Mahao family demands slain son’s assets
The family of slain former Lesotho Defence Force (LDF) Commander Maaparankoe Mahao has written to government demanding the “immediate” handover of his cell-phones, firearm and spectacles.
The family says the whereabouts of the said assets was never revealed following the brigadier’s fatal shooting by LDF members on 25 June 2015 outside his Mokema farm. Government claims Brigadier Mahao was killed by the military while resisting arrest for alleged mutiny, with the family insisting his shooting was cold-blooded murder by “cowardly” LDF elements.
Demoted from Lieutenant General to Brigadier as well as the LDF command in May this year after government claimed his promotion in August 2014 was illegal, his shooting has since become the subject of a regional inquiry and a threat to the country’s stability.
However, the family is not happy that their late son’s mobile phone, gun and spectacles remain with the government more than one month after his death and on Monday this week wrote a letter to the Ministry of Defence Principal Secretary (PS) demanding their surrender.
The family wants government to handover “the equipment” to the family lawyer Advocate Haae Phoofolo with immediate effect.
The letter, signed by brothers Qamako, Lehloenya and Mahao, further accuses the LDF of making calls to family members using the late Maaparankoe’s mobile phones.
“The family has noted with concern that General Mahao’s phones are being misused by their unlawful custodians (LDF elements) who cowardly shot him on 25 June 2015. These elements continue to make calls, whatsapps and emails to family members, friends and the public at large.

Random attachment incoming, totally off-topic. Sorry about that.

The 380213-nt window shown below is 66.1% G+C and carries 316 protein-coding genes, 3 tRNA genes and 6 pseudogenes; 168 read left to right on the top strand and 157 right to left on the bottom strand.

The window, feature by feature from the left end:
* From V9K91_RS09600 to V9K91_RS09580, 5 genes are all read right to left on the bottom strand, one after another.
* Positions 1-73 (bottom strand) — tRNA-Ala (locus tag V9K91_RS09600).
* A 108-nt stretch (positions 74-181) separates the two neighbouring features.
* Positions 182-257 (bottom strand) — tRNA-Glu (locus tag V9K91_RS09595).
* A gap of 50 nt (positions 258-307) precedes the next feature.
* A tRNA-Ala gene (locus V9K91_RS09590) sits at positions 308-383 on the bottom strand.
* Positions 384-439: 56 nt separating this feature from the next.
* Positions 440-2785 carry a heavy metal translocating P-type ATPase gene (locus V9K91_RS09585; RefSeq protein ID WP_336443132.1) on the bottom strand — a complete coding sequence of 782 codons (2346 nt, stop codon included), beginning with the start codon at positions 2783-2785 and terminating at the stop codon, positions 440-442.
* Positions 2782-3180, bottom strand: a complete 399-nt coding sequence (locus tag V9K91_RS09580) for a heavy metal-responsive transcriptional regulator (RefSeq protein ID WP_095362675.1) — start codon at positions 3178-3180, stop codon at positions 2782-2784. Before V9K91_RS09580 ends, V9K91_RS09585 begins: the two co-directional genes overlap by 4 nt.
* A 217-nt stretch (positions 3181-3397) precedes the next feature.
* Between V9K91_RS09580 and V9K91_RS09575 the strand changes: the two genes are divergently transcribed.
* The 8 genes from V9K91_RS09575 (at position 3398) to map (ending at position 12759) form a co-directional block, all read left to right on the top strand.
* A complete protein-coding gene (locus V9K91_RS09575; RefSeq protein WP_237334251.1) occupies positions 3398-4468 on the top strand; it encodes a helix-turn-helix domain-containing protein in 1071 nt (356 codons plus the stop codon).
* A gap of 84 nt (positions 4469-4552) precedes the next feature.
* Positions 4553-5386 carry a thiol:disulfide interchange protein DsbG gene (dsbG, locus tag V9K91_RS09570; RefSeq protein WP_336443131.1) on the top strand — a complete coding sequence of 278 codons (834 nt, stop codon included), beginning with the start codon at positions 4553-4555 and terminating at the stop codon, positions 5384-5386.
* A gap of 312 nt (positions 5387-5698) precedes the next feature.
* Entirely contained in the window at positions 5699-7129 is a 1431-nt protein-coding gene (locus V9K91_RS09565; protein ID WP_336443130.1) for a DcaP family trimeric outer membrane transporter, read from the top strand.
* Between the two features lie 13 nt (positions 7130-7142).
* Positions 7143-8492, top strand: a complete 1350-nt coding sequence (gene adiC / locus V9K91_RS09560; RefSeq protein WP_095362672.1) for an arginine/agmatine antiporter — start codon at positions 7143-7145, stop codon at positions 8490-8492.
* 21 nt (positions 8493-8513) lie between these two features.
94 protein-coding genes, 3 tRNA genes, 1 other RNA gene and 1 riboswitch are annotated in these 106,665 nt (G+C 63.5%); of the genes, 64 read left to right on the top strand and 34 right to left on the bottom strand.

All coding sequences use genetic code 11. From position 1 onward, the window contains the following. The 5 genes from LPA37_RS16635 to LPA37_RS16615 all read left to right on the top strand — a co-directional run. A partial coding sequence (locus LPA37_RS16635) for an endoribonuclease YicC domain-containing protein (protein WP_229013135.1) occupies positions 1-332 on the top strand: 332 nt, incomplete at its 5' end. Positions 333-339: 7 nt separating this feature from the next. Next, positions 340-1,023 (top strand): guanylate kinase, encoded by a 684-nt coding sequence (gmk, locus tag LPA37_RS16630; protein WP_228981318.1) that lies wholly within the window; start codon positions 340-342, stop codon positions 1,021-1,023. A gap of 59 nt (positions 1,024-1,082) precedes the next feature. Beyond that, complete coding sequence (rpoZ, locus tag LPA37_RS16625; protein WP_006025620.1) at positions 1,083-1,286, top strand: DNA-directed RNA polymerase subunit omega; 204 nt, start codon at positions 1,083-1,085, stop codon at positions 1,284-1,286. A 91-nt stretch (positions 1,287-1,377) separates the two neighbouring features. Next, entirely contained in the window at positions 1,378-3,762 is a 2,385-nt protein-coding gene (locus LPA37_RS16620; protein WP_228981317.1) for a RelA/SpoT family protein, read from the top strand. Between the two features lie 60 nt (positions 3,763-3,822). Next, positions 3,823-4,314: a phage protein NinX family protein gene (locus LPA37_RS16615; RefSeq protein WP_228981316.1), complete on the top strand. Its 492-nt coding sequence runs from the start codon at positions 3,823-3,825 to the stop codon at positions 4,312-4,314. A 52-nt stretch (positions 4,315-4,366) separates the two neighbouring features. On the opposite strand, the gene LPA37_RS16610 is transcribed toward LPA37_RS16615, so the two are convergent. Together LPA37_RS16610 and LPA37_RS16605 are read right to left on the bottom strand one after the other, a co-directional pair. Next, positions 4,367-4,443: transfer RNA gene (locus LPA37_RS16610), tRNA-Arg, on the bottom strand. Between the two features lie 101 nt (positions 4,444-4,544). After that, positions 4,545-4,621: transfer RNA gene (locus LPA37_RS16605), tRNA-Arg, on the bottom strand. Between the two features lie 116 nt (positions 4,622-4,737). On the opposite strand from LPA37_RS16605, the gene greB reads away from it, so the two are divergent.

“We hope your office (PS Defence) will understand the serious trauma caused by this blatant misuse of General Mahao’s equipment and that your office will facilitate its handover to the lawyer’s family with immediate effect”.
Mr Qamako Mahao yesterday told the Lesotho Times that it was “disturbing” for a teenage boy to receive a call from his late father’s phone during the night.
“The boy has not answered the calls but mobile phones are smart because they register missed calls. He has been receiving calls from his late father’s mobile phone and this is traumatic for a young boy to get such calls. I don’t want to go into details of the messages other family members have been receiving through the same phones, for security reasons, but it is very frightening to receive messages from someone you are still mourning and trying to accept that he is no more,” Mr (Qamako) Mahao said.
On their part, Defence and National Security minister Tšeliso Mokhosi and the ministry’s Deputy Principal Secretary Pitso Makosholo yesterday told the Lesotho Times that they had not received the Mahao family’s letter.